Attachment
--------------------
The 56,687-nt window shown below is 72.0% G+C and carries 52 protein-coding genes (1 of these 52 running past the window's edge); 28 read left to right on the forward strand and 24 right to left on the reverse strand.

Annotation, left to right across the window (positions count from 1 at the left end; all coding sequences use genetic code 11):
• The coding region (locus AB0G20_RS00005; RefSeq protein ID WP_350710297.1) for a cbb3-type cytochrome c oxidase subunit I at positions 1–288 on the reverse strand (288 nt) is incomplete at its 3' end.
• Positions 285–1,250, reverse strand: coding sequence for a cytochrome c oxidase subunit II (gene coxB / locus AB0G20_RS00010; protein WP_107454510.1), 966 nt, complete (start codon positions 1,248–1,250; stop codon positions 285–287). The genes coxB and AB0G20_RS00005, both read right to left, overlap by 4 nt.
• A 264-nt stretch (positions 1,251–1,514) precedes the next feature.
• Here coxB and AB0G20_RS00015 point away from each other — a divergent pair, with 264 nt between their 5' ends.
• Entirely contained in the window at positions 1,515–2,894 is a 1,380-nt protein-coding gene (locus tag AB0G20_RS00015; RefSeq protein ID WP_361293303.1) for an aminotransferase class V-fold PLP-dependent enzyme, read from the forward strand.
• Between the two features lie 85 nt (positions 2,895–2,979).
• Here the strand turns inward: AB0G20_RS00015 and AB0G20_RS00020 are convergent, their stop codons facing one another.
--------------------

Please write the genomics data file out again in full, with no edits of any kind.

The 56,687-nt window shown below is 72.0% G+C and carries 52 protein-coding genes (1 of these 52 running past the window's edge); 28 read left to right on the forward strand and 24 right to left on the reverse strand.

Annotation, left to right across the window (positions count from 1 at the left end; all coding sequences use genetic code 11):
• The coding region (locus AB0G20_RS00005; RefSeq protein ID WP_350710297.1) for a cbb3-type cytochrome c oxidase subunit I at positions 1–288 on the reverse strand (288 nt) is incomplete at its 3' end.
• Positions 285–1,250, reverse strand: coding sequence for a cytochrome c oxidase subunit II (gene coxB / locus AB0G20_RS00010; protein WP_107454510.1), 966 nt, complete (start codon positions 1,248–1,250; stop codon positions 285–287). The genes coxB and AB0G20_RS00005, both read right to left, overlap by 4 nt.
• A 264-nt stretch (positions 1,251–1,514) precedes the next feature.
• Here coxB and AB0G20_RS00015 point away from each other — a divergent pair, with 264 nt between their 5' ends.
• Entirely contained in the window at positions 1,515–2,894 is a 1,380-nt protein-coding gene (locus tag AB0G20_RS00015; RefSeq protein ID WP_361293303.1) for an aminotransferase class V-fold PLP-dependent enzyme, read from the forward strand.
• Between the two features lie 85 nt (positions 2,895–2,979).
• Here the strand turns inward: AB0G20_RS00015 and AB0G20_RS00020 are convergent, their stop codons facing one another.